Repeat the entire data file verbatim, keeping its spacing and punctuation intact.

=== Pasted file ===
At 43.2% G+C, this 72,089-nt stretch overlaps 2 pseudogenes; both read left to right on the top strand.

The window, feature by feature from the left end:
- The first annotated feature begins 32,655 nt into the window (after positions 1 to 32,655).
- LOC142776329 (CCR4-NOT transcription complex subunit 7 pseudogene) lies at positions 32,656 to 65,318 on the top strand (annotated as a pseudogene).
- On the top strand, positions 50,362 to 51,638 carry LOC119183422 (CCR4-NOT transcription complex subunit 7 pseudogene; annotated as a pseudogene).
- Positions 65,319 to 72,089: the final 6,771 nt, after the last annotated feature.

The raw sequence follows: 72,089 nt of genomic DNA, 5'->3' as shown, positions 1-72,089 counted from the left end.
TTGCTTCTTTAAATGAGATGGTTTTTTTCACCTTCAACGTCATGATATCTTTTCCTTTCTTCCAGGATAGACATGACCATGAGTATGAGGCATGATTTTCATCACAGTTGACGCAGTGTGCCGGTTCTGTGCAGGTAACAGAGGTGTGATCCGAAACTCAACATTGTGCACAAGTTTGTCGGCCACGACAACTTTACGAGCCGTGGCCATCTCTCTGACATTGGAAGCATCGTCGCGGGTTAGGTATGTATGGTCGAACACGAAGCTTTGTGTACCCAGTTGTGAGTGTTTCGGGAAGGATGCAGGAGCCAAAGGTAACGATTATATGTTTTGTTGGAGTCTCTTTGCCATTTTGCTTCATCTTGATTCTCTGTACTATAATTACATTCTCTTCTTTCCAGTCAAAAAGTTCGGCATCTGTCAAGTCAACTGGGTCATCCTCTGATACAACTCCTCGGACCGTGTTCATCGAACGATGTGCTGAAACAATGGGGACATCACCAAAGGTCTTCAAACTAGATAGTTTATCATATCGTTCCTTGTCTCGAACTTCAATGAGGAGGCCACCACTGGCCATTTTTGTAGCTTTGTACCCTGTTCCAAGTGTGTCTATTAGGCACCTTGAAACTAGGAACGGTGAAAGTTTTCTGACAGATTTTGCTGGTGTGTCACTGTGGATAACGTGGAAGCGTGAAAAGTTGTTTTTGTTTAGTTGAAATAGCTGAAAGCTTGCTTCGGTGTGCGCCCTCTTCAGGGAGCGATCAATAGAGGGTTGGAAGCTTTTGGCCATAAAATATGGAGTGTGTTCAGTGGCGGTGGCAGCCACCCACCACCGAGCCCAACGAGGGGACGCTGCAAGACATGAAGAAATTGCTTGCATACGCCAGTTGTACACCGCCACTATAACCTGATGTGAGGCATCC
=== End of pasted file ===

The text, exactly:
At 43.2% G+C, this 72,089-nt stretch overlaps 2 pseudogenes; both read left to right on the top strand.

The window, feature by feature from the left end:
- The first annotated feature begins 32,655 nt into the window (after positions 1 to 32,655).
- LOC142776329 (CCR4-NOT transcription complex subunit 7 pseudogene) lies at positions 32,656 to 65,318 on the top strand (annotated as a pseudogene).
- On the top strand, positions 50,362 to 51,638 carry LOC119183422 (CCR4-NOT transcription complex subunit 7 pseudogene; annotated as a pseudogene).
- Positions 65,319 to 72,089: the final 6,771 nt, after the last annotated feature.

The raw sequence follows: 72,089 nt of genomic DNA, 5'->3' as shown, positions 1-72,089 counted from the left end.
TTGCTTCTTTAAATGAGATGGTTTTTTTCACCTTCAACGTCATGATATCTTTTCCTTTCTTCCAGGATAGACATGACCATGAGTATGAGGCATGATTTTCATCACAGTTGACGCAGTGTGCCGGTTCTGTGCAGGTAACAGAGGTGTGATCCGAAACTCAACATTGTGCACAAGTTTGTCGGCCACGACAACTTTACGAGCCGTGGCCATCTCTCTGACATTGGAAGCATCGTCGCGGGTTAGGTATGTATGGTCGAACACGAAGCTTTGTGTACCCAGTTGTGAGTGTTTCGGGAAGGATGCAGGAGCCAAAGGTAACGATTATATGTTTTGTTGGAGTCTCTTTGCCATTTTGCTTCATCTTGATTCTCTGTACTATAATTACATTCTCTTCTTTCCAGTCAAAAAGTTCGGCATCTGTCAAGTCAACTGGGTCATCCTCTGATACAACTCCTCGGACCGTGTTCATCGAACGATGTGCTGAAACAATGGGGACATCACCAAAGGTCTTCAAACTAGATAGTTTATCATATCGTTCCTTGTCTCGAACTTCAATGAGGAGGCCACCACTGGCCATTTTTGTAGCTTTGTACCCTGTTCCAAGTGTGTCTATTAGGCACCTTGAAACTAGGAACGGTGAAAGTTTTCTGACAGATTTTGCTGGTGTGTCACTGTGGATAACGTGGAAGCGTGAAAAGTTGTTTTTGTTTAGTTGAAATAGCTGAAAGCTTGCTTCGGTGTGCGCCCTCTTCAGGGAGCGATCAATAGAGGGTTGGAAGCTTTTGGCCATAAAATATGGAGTGTGTTCAGTGGCGGTGGCAGCCACCCACCACCGAGCCCAACGAGGGGACGCTGCAAGACATGAAGAAATTGCTTGCATACGCCAGTTGTACACCGCCACTATAACCTGATGTGAGGCATCC